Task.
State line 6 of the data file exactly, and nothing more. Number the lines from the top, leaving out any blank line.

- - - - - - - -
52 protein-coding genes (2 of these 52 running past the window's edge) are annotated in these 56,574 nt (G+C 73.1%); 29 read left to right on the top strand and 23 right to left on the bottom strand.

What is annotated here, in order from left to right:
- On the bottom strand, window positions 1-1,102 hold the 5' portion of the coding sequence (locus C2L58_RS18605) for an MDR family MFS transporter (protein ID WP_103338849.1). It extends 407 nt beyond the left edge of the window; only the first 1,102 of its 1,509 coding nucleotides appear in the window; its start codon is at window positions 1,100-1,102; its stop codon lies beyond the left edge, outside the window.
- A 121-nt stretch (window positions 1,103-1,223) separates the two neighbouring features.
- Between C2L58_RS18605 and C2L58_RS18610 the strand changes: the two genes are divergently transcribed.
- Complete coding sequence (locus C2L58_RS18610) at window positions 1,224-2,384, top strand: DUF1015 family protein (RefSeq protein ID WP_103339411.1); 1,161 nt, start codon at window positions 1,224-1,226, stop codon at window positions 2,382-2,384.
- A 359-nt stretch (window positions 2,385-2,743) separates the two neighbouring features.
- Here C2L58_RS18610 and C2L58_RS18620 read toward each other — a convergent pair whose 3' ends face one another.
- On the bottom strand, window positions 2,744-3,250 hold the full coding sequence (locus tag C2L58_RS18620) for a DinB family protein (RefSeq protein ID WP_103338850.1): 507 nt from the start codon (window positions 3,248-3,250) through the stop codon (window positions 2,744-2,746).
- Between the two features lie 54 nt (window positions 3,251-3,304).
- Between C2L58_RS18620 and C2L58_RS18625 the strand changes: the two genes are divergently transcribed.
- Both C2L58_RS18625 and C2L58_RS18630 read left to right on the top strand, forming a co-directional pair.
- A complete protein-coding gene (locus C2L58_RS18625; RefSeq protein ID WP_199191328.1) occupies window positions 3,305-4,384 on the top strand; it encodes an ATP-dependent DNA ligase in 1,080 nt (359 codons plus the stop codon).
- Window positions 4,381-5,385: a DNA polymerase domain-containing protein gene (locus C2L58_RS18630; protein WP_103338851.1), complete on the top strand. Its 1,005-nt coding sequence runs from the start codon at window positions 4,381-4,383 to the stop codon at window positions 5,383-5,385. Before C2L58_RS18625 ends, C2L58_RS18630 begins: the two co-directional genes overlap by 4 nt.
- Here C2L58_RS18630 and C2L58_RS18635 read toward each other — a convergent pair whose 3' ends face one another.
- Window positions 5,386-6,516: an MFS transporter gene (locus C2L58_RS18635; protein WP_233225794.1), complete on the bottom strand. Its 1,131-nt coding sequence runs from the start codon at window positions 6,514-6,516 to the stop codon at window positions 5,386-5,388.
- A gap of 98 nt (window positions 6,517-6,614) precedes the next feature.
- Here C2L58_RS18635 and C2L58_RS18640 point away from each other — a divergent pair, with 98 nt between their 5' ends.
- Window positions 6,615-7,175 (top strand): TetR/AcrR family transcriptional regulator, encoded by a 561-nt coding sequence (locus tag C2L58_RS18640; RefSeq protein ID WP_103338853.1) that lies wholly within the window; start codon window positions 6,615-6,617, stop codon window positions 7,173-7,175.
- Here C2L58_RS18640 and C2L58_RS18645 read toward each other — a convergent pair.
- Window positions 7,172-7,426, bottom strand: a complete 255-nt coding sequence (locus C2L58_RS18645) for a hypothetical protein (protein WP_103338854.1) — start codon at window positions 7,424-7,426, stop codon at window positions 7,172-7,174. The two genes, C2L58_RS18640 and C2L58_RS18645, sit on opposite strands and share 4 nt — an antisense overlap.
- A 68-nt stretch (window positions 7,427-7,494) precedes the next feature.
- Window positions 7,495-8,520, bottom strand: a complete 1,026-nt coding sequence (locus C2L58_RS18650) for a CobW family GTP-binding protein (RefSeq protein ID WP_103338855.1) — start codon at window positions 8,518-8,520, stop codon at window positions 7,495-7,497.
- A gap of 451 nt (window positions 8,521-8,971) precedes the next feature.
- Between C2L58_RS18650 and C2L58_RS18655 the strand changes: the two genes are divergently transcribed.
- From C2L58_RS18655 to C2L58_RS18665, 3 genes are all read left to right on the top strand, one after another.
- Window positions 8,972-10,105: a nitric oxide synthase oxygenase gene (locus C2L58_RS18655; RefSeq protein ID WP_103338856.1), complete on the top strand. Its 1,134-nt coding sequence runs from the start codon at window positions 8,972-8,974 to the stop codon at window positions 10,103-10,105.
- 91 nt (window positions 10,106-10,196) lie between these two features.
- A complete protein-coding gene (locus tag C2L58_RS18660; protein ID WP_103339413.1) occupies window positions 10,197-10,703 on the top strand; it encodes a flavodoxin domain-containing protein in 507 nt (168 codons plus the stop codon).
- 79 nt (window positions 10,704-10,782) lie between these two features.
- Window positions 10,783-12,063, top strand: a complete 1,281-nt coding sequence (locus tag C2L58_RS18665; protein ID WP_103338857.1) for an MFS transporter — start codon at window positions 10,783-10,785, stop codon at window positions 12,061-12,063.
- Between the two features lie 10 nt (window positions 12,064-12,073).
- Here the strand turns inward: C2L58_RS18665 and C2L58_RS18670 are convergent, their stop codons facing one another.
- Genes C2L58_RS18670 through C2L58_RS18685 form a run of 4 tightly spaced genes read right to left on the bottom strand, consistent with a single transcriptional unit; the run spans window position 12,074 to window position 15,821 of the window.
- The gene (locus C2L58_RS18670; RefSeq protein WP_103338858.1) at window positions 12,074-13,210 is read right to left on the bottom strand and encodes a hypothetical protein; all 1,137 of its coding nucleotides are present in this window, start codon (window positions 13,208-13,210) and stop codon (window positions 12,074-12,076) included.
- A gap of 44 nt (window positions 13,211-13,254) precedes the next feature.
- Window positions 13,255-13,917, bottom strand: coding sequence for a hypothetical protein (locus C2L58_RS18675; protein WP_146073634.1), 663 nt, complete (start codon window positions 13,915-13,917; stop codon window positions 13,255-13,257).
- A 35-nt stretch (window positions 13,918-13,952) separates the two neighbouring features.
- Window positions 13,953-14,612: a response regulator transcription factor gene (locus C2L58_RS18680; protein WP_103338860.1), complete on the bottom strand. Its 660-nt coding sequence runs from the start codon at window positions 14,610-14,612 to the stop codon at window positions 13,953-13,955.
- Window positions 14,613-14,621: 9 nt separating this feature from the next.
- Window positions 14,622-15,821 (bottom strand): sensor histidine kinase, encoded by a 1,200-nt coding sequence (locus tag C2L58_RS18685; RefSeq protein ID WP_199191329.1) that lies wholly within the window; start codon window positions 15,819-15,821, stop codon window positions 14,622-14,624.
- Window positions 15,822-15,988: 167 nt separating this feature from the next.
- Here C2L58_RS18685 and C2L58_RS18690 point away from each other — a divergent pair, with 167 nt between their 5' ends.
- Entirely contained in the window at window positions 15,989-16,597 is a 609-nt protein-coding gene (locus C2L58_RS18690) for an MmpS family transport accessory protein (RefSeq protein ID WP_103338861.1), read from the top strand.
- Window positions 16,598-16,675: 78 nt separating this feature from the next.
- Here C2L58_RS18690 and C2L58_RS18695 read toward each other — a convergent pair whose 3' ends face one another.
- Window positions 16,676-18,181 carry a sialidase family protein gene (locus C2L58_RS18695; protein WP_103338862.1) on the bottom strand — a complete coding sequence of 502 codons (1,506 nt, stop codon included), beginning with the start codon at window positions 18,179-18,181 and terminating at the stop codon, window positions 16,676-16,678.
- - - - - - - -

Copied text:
- Complete coding sequence (locus C2L58_RS18610) at window positions 1,224-2,384, top strand: DUF1015 family protein (RefSeq protein ID WP_103339411.1); 1,161 nt, start codon at window positions 1,224-1,226, stop codon at window positions 2,382-2,384.